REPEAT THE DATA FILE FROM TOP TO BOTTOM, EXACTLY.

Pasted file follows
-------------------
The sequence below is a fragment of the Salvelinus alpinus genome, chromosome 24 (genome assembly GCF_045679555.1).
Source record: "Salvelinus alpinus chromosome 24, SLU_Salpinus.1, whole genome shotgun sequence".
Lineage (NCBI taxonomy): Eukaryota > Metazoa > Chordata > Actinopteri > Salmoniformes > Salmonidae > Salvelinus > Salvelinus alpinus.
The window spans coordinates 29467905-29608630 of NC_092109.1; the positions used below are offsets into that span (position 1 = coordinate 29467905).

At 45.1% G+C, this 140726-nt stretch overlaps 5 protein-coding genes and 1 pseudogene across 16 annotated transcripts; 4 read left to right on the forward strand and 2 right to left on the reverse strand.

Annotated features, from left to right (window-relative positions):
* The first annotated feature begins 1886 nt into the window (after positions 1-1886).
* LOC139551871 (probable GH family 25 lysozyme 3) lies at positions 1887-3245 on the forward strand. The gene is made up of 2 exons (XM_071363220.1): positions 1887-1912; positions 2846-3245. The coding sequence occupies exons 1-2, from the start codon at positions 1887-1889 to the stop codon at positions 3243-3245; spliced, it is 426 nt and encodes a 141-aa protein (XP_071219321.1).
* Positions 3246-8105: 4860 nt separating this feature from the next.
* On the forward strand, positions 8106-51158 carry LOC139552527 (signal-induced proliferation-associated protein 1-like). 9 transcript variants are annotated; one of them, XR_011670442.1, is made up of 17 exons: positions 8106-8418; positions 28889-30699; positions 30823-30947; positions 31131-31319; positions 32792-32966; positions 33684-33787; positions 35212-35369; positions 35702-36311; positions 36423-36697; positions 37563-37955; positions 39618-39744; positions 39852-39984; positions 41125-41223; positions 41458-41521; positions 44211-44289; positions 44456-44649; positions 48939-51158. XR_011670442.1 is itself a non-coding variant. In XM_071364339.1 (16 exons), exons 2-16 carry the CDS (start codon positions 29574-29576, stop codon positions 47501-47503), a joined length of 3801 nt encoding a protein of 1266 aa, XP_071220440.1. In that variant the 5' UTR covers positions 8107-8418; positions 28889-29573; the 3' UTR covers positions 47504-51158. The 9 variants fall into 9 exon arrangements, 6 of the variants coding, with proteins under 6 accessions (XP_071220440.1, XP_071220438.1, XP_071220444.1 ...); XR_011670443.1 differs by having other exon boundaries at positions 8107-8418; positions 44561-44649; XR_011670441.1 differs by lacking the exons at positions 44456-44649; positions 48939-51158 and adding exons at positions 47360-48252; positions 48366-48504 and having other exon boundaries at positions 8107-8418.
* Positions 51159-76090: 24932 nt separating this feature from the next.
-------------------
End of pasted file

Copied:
The sequence below is a fragment of the Salvelinus alpinus genome, chromosome 24 (genome assembly GCF_045679555.1).
Source record: "Salvelinus alpinus chromosome 24, SLU_Salpinus.1, whole genome shotgun sequence".
Lineage (NCBI taxonomy): Eukaryota > Metazoa > Chordata > Actinopteri > Salmoniformes > Salmonidae > Salvelinus > Salvelinus alpinus.
The window spans coordinates 29467905-29608630 of NC_092109.1; the positions used below are offsets into that span (position 1 = coordinate 29467905).

At 45.1% G+C, this 140726-nt stretch overlaps 5 protein-coding genes and 1 pseudogene across 16 annotated transcripts; 4 read left to right on the forward strand and 2 right to left on the reverse strand.

Annotated features, from left to right (window-relative positions):
* The first annotated feature begins 1886 nt into the window (after positions 1-1886).
* LOC139551871 (probable GH family 25 lysozyme 3) lies at positions 1887-3245 on the forward strand. The gene is made up of 2 exons (XM_071363220.1): positions 1887-1912; positions 2846-3245. The coding sequence occupies exons 1-2, from the start codon at positions 1887-1889 to the stop codon at positions 3243-3245; spliced, it is 426 nt and encodes a 141-aa protein (XP_071219321.1).
* Positions 3246-8105: 4860 nt separating this feature from the next.
* On the forward strand, positions 8106-51158 carry LOC139552527 (signal-induced proliferation-associated protein 1-like). 9 transcript variants are annotated; one of them, XR_011670442.1, is made up of 17 exons: positions 8106-8418; positions 28889-30699; positions 30823-30947; positions 31131-31319; positions 32792-32966; positions 33684-33787; positions 35212-35369; positions 35702-36311; positions 36423-36697; positions 37563-37955; positions 39618-39744; positions 39852-39984; positions 41125-41223; positions 41458-41521; positions 44211-44289; positions 44456-44649; positions 48939-51158. XR_011670442.1 is itself a non-coding variant. In XM_071364339.1 (16 exons), exons 2-16 carry the CDS (start codon positions 29574-29576, stop codon positions 47501-47503), a joined length of 3801 nt encoding a protein of 1266 aa, XP_071220440.1. In that variant the 5' UTR covers positions 8107-8418; positions 28889-29573; the 3' UTR covers positions 47504-51158. The 9 variants fall into 9 exon arrangements, 6 of the variants coding, with proteins under 6 accessions (XP_071220440.1, XP_071220438.1, XP_071220444.1 ...); XR_011670443.1 differs by having other exon boundaries at positions 8107-8418; positions 44561-44649; XR_011670441.1 differs by lacking the exons at positions 44456-44649; positions 48939-51158 and adding exons at positions 47360-48252; positions 48366-48504 and having other exon boundaries at positions 8107-8418.
* Positions 51159-76090: 24932 nt separating this feature from the next.